Is this value rally a blip or the start of a long-awaited comeback?

5 min read 18 May 22

We are repeatedly being asked whether the current value rally is a blip or the long-awaited comeback. The answer is of course “we don’t know”. Any true value investor, unlike our growth cousins, is always wary of pretending to know very much about the future. But given we keep getting asked the question we probably should at least try to answer it. 

We believe there are a number of good reasons why a return to value has failed over the last decade or so, but this is no longer looking to be the case, in our view.

1. Reversing the growth trend

Firstly, market participants have held deeply embedded and self-reinforcing trend favouring growth/quality stocks. And the longer that has gone on, the more energy is required to knock Mr Market off course.

Any attempts at a return to value have also been pretty feeble – they have not lasted long and not been particularly large. So, it has been relatively easy to ignore them; in fact, we learned over the last decade that any value rally was a brilliant chance to double up on growth. Indeed, any attempt to place valuation boundaries on your stock picking has been most unwise.

But one factor to consider is that it is not the case this time – the rotation to value has been both violent and prolonged. Growth investors are nursing very significant losses, particularly those who came in late to the party, but in many cases those who came in pre-covid have also suffered.

2. Extreme valuation dispersion

Secondly, we think it is important to remember the starting point for this rotation. This shift to value has followed the incredible growth/quality rally that happened in the post-Covid world. (To us this looked a lot like a “blow-off top”/capitulation phase which is reasonably common at the end of long-run trends).

This pushed valuation dispersion within the market into new territory – on many measures, readings were in the 100th percentile for as far back as most commentators could find the data (so quite possibly the widest in stock market history).

For someone who started this job in February 1999 and witnessed that absolutely crazy year, I would never have believed things could ever get crazier than that….and then they did almost exactly 20 years later. The importance of this is we think the extremeness of the starting point should mathematically materially increase the chances of this rotation continuing. Particularly because of the next reason…..

3. The world is changing

Our third reason for optimism about value’s potential is that we think a number of powerful long-running trends which proved a headwind for value in the past are not only coming to an end, but are almost certainly reversing (we discussed this development in our June 2020 blog ‘2020s – the decade of the ‘cheap asset’).

The last decade or so has been characterised by increasing globalisation, ever declining interest rates, central bank dominance, large scale credit creation, unbelievable money printing and deflation. We feel these factors were very strong drivers of extreme valuation dispersion and, dare we say it, speculative excess.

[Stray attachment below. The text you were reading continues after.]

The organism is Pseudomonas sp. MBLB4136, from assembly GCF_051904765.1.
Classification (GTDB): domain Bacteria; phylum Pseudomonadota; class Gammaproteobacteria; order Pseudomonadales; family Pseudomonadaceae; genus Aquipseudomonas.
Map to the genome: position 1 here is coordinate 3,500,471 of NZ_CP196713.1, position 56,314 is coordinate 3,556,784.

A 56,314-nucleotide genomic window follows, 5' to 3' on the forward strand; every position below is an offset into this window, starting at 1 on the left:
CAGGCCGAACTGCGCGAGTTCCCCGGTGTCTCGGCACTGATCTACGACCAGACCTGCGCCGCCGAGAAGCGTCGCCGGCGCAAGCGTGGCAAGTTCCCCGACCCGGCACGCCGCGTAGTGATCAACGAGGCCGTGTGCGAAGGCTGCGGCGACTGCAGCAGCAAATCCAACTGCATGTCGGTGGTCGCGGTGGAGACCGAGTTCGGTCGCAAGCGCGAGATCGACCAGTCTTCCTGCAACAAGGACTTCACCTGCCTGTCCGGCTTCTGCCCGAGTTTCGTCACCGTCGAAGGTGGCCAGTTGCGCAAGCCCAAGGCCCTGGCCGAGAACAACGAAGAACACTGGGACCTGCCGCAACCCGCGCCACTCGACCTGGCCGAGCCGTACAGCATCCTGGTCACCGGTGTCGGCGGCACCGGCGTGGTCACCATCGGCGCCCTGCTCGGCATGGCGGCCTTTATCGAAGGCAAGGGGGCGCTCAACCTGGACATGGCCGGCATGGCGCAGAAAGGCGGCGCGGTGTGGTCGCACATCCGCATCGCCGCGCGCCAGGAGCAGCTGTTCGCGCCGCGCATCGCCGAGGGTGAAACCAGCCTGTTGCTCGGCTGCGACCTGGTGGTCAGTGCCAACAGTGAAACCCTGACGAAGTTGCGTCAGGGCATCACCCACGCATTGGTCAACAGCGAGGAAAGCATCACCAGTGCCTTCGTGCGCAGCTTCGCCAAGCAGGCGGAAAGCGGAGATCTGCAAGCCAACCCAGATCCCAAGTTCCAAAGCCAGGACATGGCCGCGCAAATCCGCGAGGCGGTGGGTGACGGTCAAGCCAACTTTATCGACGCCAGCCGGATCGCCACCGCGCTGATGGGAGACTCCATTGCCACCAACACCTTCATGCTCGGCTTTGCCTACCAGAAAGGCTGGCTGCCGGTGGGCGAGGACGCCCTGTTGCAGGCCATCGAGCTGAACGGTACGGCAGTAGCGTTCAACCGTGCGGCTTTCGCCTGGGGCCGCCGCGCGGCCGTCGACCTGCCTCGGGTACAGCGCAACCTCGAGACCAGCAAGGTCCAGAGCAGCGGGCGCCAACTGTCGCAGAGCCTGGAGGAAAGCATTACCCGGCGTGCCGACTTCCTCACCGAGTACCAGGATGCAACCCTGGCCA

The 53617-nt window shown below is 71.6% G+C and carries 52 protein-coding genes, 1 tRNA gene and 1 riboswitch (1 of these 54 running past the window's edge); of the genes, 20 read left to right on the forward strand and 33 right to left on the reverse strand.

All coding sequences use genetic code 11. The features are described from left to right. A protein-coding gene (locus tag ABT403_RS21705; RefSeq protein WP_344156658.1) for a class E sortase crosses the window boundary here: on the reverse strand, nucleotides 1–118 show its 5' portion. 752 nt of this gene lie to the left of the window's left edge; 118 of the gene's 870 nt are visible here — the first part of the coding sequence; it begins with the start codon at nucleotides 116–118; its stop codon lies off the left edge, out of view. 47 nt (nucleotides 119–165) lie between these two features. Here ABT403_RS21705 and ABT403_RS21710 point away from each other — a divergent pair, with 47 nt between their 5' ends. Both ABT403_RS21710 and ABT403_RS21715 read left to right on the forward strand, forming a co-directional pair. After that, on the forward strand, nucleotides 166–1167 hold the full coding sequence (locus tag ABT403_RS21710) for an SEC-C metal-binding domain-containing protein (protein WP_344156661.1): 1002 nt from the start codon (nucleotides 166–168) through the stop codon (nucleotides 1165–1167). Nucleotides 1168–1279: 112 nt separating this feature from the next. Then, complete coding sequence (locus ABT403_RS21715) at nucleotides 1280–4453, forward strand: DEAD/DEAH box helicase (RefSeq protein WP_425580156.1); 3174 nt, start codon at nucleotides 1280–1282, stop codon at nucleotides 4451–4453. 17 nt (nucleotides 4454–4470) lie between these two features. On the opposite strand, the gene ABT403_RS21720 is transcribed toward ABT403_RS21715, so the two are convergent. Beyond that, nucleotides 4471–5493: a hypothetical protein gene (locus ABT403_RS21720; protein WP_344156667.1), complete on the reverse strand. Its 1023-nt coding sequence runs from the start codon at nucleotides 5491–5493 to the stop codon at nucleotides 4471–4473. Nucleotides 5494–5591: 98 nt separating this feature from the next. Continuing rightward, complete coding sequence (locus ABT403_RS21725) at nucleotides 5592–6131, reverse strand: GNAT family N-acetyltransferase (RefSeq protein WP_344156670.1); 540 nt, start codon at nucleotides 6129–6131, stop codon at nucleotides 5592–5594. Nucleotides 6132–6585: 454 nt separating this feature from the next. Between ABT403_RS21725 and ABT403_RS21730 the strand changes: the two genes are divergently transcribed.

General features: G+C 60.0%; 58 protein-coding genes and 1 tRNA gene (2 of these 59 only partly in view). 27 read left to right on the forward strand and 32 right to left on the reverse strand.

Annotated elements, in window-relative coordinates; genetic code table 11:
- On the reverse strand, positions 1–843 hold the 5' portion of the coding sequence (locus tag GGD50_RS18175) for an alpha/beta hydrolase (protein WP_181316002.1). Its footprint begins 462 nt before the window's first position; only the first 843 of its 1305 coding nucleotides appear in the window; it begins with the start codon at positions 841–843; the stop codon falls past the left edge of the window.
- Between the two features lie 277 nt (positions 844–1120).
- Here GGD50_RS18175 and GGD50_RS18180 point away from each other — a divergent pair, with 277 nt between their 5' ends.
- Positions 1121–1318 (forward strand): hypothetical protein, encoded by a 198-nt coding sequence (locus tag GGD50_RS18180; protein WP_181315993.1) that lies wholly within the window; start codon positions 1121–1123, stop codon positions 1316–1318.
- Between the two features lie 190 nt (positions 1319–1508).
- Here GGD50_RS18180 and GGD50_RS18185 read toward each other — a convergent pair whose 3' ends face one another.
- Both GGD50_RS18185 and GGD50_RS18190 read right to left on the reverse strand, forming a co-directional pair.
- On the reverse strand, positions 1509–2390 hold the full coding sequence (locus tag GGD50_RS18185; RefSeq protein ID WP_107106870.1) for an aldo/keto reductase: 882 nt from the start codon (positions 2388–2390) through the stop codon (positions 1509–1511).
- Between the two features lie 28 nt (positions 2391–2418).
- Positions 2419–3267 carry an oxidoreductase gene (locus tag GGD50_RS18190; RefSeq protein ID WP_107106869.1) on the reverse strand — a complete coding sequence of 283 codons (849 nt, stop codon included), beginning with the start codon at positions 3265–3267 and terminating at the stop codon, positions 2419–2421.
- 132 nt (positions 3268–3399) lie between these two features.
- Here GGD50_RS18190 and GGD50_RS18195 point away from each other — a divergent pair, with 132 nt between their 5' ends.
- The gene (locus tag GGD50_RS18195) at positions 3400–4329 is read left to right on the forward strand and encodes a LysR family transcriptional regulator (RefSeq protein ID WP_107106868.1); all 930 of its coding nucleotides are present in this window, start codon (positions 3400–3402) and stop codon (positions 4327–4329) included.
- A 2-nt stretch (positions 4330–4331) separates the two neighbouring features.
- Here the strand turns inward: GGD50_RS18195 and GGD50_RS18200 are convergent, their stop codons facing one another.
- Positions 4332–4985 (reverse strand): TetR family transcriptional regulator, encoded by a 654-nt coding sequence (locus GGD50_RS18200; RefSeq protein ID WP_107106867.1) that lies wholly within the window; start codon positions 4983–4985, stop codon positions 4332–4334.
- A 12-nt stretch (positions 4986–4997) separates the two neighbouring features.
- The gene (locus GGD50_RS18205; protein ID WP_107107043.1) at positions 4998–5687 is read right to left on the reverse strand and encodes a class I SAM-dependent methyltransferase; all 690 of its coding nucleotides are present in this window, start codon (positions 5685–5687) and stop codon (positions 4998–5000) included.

However, it is becoming increasingly clear that in the next 10 years the world is going to be very different. If the world is going to change, we think very different stocks are going to do well and do badly.

Switching places

This point is something we think is very much overlooked when thinking about the potential for future outperformance. In my experience, most people think of value stocks and growth stocks as two separate, but fixed, groups of stocks. The reality is they are not.

As regimes change, a number of stocks which used to be value become the new ‘darling’ growth stocks – think of those really boring consumer staples stocks during the TMT (technology, media and telecom) boom which were then feted during the ‘bond proxy’ love-in of the mid-to-late 2010s.

Conversely, a number of those growth stocks become the new value stocks –  think of telecommunications stocks pre- and post-the TMT bubble, or bank stocks pre- and post-the financial crisis.

We believe this will happen again here. If we are right, and you see companies moving “buckets” from these starting valuation spreads, the potential outperformance of value is momentous, in our view.

4. Growth investing still dominant

Our fourth observation about value’s potential is that the markets are still very long growth, and very short value. Our brief analysis of various databases shows almost all the funds under management in mutual funds are not in value styles. We have not done the work on retail trading databases, but we think it is self-evident that growth stocks are more than fairly represented there.

And while we have seen some (courageous?) clients allocating money to our M&G Value funds, the reality is the majority of market participants are really not willing to shake their belief in growth investing just yet and we have not seen much of a switch take place.

A sustained value rally

Despite this caution, our answer to the question about whether this could be the start of a sustained value rally is yes, we do think it is different this time for value. The potential for value to do very well from here is enormous, in our view. But don’t believe us, as dedicated value investors, we are the least objective people in the world to be asking that question to.

And one more thing. We also get asked a bit if this is now a good opportunity to pick up some cheap growth stocks? That might be the subject for another post, but the short answer, in our view, is “not even close”. 

By Richard Halle

The value of investments will fluctuate, which will cause prices to fall as well as rise and you may not get back the original amount you invested. Past performance is not a guide to future performance.

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